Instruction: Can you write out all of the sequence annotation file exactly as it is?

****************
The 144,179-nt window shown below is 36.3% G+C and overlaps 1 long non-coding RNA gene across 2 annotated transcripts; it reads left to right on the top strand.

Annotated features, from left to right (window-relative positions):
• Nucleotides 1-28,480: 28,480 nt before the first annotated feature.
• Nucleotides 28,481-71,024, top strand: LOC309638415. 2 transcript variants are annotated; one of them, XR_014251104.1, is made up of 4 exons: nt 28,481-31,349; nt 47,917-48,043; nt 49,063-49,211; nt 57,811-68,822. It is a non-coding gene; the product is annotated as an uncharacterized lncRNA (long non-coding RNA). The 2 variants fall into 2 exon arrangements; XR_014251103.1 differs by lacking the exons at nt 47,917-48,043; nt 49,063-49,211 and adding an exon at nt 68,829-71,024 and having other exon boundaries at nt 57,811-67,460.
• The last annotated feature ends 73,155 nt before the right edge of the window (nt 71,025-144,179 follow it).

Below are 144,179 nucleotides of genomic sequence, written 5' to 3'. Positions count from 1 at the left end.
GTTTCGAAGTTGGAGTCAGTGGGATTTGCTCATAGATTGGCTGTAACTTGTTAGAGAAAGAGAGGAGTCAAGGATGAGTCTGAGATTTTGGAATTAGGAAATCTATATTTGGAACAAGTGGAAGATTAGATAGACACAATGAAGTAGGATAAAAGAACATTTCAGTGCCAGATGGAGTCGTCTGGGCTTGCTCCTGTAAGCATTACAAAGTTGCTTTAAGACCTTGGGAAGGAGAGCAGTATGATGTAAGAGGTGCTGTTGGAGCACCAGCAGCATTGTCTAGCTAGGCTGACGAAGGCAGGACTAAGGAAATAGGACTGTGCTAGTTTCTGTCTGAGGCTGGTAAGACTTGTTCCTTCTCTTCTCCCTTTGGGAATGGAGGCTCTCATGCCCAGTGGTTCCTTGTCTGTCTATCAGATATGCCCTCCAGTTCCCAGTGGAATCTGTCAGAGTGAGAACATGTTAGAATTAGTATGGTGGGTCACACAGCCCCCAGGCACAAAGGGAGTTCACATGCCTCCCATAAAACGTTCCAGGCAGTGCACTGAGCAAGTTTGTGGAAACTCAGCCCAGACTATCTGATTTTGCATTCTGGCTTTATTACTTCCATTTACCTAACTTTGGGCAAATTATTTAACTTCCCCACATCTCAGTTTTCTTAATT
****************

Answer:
The 144,179-nt window shown below is 36.3% G+C and overlaps 1 long non-coding RNA gene across 2 annotated transcripts; it reads left to right on the top strand.

Annotated features, from left to right (window-relative positions):
• Nucleotides 1-28,480: 28,480 nt before the first annotated feature.
• Nucleotides 28,481-71,024, top strand: LOC309638415. 2 transcript variants are annotated; one of them, XR_014251104.1, is made up of 4 exons: nt 28,481-31,349; nt 47,917-48,043; nt 49,063-49,211; nt 57,811-68,822. It is a non-coding gene; the product is annotated as an uncharacterized lncRNA (long non-coding RNA). The 2 variants fall into 2 exon arrangements; XR_014251103.1 differs by lacking the exons at nt 47,917-48,043; nt 49,063-49,211 and adding an exon at nt 68,829-71,024 and having other exon boundaries at nt 57,811-67,460.
• The last annotated feature ends 73,155 nt before the right edge of the window (nt 71,025-144,179 follow it).

Below are 144,179 nucleotides of genomic sequence, written 5' to 3'. Positions count from 1 at the left end.
GTTTCGAAGTTGGAGTCAGTGGGATTTGCTCATAGATTGGCTGTAACTTGTTAGAGAAAGAGAGGAGTCAAGGATGAGTCTGAGATTTTGGAATTAGGAAATCTATATTTGGAACAAGTGGAAGATTAGATAGACACAATGAAGTAGGATAAAAGAACATTTCAGTGCCAGATGGAGTCGTCTGGGCTTGCTCCTGTAAGCATTACAAAGTTGCTTTAAGACCTTGGGAAGGAGAGCAGTATGATGTAAGAGGTGCTGTTGGAGCACCAGCAGCATTGTCTAGCTAGGCTGACGAAGGCAGGACTAAGGAAATAGGACTGTGCTAGTTTCTGTCTGAGGCTGGTAAGACTTGTTCCTTCTCTTCTCCCTTTGGGAATGGAGGCTCTCATGCCCAGTGGTTCCTTGTCTGTCTATCAGATATGCCCTCCAGTTCCCAGTGGAATCTGTCAGAGTGAGAACATGTTAGAATTAGTATGGTGGGTCACACAGCCCCCAGGCACAAAGGGAGTTCACATGCCTCCCATAAAACGTTCCAGGCAGTGCACTGAGCAAGTTTGTGGAAACTCAGCCCAGACTATCTGATTTTGCATTCTGGCTTTATTACTTCCATTTACCTAACTTTGGGCAAATTATTTAACTTCCCCACATCTCAGTTTTCTTAATT